First: the political program of the NDP does not seem threatening to most Quebecers. No one can convince most Quebecers that Layton is a communist. And even if there’s no discernible surge in the left over here, the normal state of affairs in Québec looks a lot like the social democracy promoted by the NDP.

Second: contrary to what many people outside Québec may think, the NDP is not seen to pose a direct threat to sovereigntist ideas, or at least it poses less of a threat than the one posed  by Conservatives and Liberals. After the Bloc, it’s the most realistic option: federalist, but not clearly anti-sovereigntist.

So to summarize: the mostly anti-Conservative Quebecers voted NDP because they were tired of disdainful discourses from the Bloc and the Liberal Party of Canada — and because Layton did not seem dangerous.

What can we do now?

In spite of the NDP’s support in Quebec, there is still a Conservative majority in Ottawa. And this result – the fact that a majority of Quebecers voted for a social democrat while a majority of Canadians outside Québec voted for a Conservative – should indicate the ongoing importance of the nationalist question in Québec.

Progressives from the rest of Canada may be asking: “If Québec is not turning left or becoming pro-federalist, can we still find common ground with people there?”

The answer is yes. Much more than elsewhere in Canada, Québec is generally open to progressive ideas. Take, for example, CBC’s Vote Compass results. Even if it was not scientific, with one million participants it gives some indication of fairly fundamental differences between Quebec and the rest of Canada.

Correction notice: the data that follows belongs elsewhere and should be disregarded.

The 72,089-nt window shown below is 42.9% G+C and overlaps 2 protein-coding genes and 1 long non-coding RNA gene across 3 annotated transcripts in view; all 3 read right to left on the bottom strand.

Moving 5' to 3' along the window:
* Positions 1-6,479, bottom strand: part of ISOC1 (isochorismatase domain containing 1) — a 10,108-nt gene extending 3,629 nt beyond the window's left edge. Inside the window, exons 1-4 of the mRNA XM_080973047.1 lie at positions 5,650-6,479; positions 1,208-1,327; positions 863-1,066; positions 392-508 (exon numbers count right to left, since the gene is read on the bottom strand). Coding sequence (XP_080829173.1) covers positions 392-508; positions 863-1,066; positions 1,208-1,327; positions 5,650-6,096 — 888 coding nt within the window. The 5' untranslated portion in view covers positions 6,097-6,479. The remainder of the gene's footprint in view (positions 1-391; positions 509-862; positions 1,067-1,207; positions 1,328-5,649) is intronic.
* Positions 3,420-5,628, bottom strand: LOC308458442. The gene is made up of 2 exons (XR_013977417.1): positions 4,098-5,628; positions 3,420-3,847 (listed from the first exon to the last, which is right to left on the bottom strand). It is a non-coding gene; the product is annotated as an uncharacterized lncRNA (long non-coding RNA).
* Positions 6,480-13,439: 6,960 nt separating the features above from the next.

On 83% of the questions asked, there is a difference (sometimes more important, sometimes less, but always clear) between Québec and all the other provinces on fairly crucial issues. On the 19 questions, easily located on a left/right spectrum, it’s clear that Quebecers are more progressive on a range of issues.

Table 1: Québec and Canada on specific issues

Québec more progressive (15/19) Canada more progressive (4/19)
Cut military spending Government intervention makes things better
Tar sands are bad Canada should not seek closer economic relations with the U.S.
Carbon tax is good Private sector should not play a larger role in health care
More environmental regulation More should be done to accommodate religious minorities in Canada
EI qualification should be easier
Wealthier people should pay more taxes
Corporation should pay more taxes
More RPC and RRQ
Etc.

 

 

 

 

 

 

 

 

 

Source: CBC-UofT, votecompass.ca, April 2011.

Generally in Québec, progressive ideas are welcomed and debated. You just need to be a bit delicate on the autonomy of our provincial government, because for 60% of the population, it’s the provincial government that matters most; for 40% of the population, that provincial government will form the base for a future country’s government.